When the Dutch auctioned thousands of Ming porcelain pieces captured from Portuguese cargo ships, it ignited a porcelain mania in Europe.  These pieces were so highly prized that they became known as “white gold.”  Wealthy Europeans and Americans began ordering personalized porcelain art featuring designs including portraits and coats of arms.

Although Europeans had learned to make porcelain by the 1700’s, Chinese porcelain remained recognized for its higher quality and relatively lower cost.

 

MINORITIES GALLERY

Costume on display in the Minorities Gallery, Shanghai Museum.

Costume on display in the Minorities Gallery, Shanghai Museum.

The museum also houses the Minorities Gallery, where traditional costumes in a diverse array of designs and colors are on display.

 

Costume on display in the Minorities Gallery, Shanghai Museum.

Costume on display in the Minorities Gallery, Shanghai Museum.

 

While more than 90% of the nation’s population are Han Chinese, China officially recognizes 55 ethnic minorities.

 

They are concentrated largely – although not exclusively – in the west and north, and include Mongol, Turkic, and Tibetan peoples.  Many of these are readily distinguishable from each other  by their facial features.

 

Costume on display in the Minorities Gallery, Shanghai Museum.

Costume on display in the Minorities Gallery, Shanghai Museum.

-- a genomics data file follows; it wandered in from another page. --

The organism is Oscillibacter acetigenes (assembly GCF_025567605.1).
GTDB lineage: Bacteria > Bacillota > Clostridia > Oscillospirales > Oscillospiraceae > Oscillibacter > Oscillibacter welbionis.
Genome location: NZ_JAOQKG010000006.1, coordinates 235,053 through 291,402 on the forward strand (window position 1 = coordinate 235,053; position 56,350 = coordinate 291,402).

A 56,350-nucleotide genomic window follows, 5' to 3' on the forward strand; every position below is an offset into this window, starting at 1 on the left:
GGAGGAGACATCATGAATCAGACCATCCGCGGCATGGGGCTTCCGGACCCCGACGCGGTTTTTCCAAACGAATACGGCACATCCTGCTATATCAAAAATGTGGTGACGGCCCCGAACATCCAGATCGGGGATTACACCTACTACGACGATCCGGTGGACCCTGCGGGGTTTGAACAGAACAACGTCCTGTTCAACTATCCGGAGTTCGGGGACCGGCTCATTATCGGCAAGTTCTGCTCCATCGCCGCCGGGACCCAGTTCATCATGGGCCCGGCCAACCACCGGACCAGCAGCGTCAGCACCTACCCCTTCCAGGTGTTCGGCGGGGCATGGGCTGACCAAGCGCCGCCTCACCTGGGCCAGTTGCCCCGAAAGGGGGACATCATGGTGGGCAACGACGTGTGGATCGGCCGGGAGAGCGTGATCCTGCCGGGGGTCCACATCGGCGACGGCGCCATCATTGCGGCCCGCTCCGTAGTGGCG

Ethnic minorities are represented in China’s national Congress as well in local government.

The Chinese  Constitution not only guarantees equal rights to all ethnic groups, but charges the government with promoting their economic and cultural development.

 

Costume on display in the Minorities Gallery, Shanghai Museum.

Costume on display in the Minorities Gallery, Shanghai Museum.

 

The result is a sort of affirmative action marked by preferential economic development aid, preferred access to higher education, and an exemption from the 35-year old “one-child” restriction.

 

Costume on display in the Minorities Gallery, Shanghai Museum.

Costume on display in the Minorities Gallery, Shanghai Museum.

Some minorities even live in “ethnic autonomous areas” which guarantee freedom to use their languages and maintain their cultural and social customs.

 

Shoulder bag on display in the Minorities Gallery, Shanghai Museum.

Shoulder bag on display in the Minorities Gallery, Shanghai Museum.

 

While the Museum exhibition includes, textiles, embroideries, metal and lacquer wares, sculpture, pottery, vessels plaited from cane and bamboo, and wooden masks, it’s the costumes which tug at the visitor most compellingly.